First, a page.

Posts Tagged ‘Strength of materials’

No end to new materials with super-strength

October 10, 2013

From the days of the alchemists and then the metallurgists who mixed different materials – often in the molten state – and then to the chemists we have now moved into the age when materials are designed in the lab to have desired properties. The challenge then is to synthesise the desired composition with the atomic structure required and then to devise manufacturing processes for the materials.

“A material called carbyne could be stronger even than graphene or diamond, according to researchers who have calculated its properties”, reports the BBC.

Carbyne is a chain of carbon atoms held together by double or alternating single and triple chemical bonds.

In their paper, Boris Yakobson and colleagues from Rice University in Houston show that carbyne’s tensile strength – the ability to withstand stretching – surpasses that of “any other known material” and is double that of graphene, the flat sheet of carbon atoms that is often held up as a “supermaterial”.

They also calculated that carbyne has twice the tensile stiffness of graphene and carbon nanotubes and nearly three times that of diamond.

It should display a number of other useful properties say the researchers. For example, it could be turned into a magnetic semiconductor (these are materials with electrical conductivity between that of a metal and an insulator like glass) and could be used as a sensor to detect twisting.

Some scientists have reported synthesising small amounts of carbyne in the lab, but it was thought to be extremely unstable. And some chemists have suggested that two strands coming into contact could react explosively.

“Our intention was to put it all together, to construct a complete mechanical picture of carbyne as a material,” said Vasilii Artyukhov, also from Rice University.

“The fact that it has been observed tells us it’s stable under tension, at least, because otherwise it would just fall apart.”

Mingjie Liu , Vasilii I. Artyukhov , Hoonkyung Lee ,Fangbo Xu , and Boris I. Yakobson, Carbyne From First Principles: Chain of C atoms, a Nanorod or a Nanorope,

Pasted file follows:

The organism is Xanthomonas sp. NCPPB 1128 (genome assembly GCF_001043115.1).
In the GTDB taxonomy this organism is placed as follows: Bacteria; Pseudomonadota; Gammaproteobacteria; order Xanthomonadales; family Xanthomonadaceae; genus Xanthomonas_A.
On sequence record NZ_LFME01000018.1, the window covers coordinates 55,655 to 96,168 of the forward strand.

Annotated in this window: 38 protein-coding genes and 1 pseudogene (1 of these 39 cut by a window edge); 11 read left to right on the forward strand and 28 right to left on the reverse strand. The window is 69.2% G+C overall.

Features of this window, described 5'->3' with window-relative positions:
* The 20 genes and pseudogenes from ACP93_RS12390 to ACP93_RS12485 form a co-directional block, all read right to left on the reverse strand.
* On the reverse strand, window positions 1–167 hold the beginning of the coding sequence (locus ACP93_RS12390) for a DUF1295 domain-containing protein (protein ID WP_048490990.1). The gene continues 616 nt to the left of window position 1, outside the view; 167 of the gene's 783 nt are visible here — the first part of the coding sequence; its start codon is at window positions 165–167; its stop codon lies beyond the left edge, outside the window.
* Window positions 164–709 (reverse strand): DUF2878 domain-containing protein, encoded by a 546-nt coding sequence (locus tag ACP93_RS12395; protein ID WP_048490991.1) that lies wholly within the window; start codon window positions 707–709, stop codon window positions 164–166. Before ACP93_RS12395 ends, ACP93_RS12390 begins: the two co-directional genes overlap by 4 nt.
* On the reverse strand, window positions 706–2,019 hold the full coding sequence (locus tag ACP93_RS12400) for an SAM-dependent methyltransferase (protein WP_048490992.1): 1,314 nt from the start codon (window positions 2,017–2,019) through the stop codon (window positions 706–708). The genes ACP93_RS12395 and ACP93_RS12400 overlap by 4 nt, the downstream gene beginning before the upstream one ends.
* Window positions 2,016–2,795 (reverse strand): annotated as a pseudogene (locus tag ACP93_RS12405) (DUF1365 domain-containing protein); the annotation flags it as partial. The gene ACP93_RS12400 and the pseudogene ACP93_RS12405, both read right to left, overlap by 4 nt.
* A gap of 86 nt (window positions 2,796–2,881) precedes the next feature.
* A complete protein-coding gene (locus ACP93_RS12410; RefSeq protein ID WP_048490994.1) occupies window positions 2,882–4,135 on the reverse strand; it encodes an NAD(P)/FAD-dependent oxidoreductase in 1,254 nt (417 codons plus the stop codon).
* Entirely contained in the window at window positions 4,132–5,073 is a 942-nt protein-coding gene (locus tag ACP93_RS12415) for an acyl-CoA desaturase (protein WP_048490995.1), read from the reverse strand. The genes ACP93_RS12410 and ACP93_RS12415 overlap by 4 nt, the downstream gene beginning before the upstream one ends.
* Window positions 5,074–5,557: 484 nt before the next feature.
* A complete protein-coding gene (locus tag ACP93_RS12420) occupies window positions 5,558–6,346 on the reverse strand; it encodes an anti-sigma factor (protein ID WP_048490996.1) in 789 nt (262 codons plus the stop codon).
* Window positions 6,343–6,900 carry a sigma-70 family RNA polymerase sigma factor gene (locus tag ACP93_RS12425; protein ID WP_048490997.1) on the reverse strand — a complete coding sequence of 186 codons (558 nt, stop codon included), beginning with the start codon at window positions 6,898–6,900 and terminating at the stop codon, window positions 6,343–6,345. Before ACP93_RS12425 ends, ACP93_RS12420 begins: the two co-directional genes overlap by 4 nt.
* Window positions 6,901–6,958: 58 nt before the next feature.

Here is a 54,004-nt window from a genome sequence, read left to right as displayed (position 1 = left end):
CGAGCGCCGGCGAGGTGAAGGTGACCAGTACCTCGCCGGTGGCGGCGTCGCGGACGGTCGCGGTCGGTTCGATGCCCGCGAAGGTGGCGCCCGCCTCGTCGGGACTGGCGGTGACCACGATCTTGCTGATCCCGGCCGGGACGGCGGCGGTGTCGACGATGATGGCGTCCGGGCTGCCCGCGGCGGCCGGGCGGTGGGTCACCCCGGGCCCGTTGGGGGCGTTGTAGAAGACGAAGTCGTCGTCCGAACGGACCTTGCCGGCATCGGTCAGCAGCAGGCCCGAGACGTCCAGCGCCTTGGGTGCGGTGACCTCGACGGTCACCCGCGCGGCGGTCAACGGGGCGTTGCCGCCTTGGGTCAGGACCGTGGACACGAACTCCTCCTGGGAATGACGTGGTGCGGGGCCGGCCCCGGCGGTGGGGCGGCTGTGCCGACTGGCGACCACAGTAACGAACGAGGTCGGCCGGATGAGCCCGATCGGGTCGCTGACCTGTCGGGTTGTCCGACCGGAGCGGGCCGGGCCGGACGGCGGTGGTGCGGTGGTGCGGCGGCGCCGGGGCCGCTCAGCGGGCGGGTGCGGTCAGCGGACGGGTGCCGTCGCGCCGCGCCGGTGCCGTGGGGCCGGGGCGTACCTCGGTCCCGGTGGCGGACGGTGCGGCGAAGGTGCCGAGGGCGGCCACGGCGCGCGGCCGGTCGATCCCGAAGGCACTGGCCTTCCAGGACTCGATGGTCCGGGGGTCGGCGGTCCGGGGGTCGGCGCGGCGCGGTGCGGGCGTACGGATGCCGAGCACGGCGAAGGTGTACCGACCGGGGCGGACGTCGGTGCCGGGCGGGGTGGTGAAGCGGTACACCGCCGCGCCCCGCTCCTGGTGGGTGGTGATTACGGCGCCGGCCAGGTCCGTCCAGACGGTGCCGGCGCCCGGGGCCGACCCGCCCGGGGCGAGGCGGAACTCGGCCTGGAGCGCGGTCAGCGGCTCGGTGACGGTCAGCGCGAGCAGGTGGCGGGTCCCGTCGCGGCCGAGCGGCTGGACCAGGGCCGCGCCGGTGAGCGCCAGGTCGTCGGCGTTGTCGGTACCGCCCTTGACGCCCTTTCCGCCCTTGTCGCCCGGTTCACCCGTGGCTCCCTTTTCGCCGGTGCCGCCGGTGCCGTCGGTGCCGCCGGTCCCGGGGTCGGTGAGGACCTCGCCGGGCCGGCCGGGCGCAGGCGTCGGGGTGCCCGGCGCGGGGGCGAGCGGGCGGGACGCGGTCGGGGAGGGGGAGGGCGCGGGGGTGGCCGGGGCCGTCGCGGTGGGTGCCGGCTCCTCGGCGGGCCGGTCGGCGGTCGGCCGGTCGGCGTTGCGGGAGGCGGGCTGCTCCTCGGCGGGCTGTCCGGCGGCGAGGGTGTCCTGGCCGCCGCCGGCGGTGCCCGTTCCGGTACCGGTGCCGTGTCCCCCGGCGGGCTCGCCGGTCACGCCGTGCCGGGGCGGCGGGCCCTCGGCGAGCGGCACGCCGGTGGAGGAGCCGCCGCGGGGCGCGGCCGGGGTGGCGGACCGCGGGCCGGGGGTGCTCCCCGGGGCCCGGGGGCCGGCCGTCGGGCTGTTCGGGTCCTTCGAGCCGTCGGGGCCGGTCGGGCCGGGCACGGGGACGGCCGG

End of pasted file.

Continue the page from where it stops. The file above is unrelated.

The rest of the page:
ACS Nano,  DOI: 10.1021/nn404177r, October 5, 2013

Abstract: We report an extensive study of the properties of carbyne using first-principles calculations. We investigate carbyne’s mechanical response to tension, bending, and torsion deformations. Under tension, carbyne is about twice as stiff as the stiffest known materials and has an unrivaled specific strength of up to 7.5×10^7 N∙m/kg, requiring a force of ~10 nN to break a single atomic chain. Carbyne has a fairly large room-temperature persistence length of about 14 nm. Surprisingly, the torsional stiffness of carbyne can be zero but can be ‘switched on’ by appropriate functional groups at the ends. Further, under appropriate termination, carbyne can be switched into a magnetic-semiconductor state by mechanical twisting. We reconstruct the equivalent continuum-elasticity representation, providing the full set of elastic moduli for carbyne, showing its extreme mechanical performance (e.g. a nominal Young’s modulus of 32.7 TPa with an effective mechanical thickness of 0.772 Å). We also find an interesting coupling between strain and band gap of carbyne, which is strongly increased under tension, from 3.2 to 4.4 eV under a 10% strain. Finally, we study the performance of carbyne as a nanoscale electrical cable, and estimate its chemical stability against self-aggregation, finding an activation barrier of 0.6 eV for the carbyne–carbyne cross-linking reaction and an equilibrium cross-link density for two parallel carbyne chains of 1 cross-link per 17 C atoms (2.2 nm).

Strength in a Manager: The materials analogy

May 8, 2011

No manager operates without stresses of all kinds. He is continuously subjected to physical, mental, psychological and emotional stresses. They may be cyclic or prolonged or sporadic or intermittent. It is his ability to withstand stress and continue operating without breaking down which we can call his strength of character. An individual’s strength is always present and is brought to bear automatically whenever stress is encountered. It cannot be turned “on” or “off” at will or to suit changing circumstances but it is never absent. It is unique to the individual and different individuals will be more or less suitable for the particular stresses encountered. Strength carries no connotations of inherent goodness or badness but whether it is wholly or partially sufficient or suitable depends on the particular individual and the specific stresses experienced.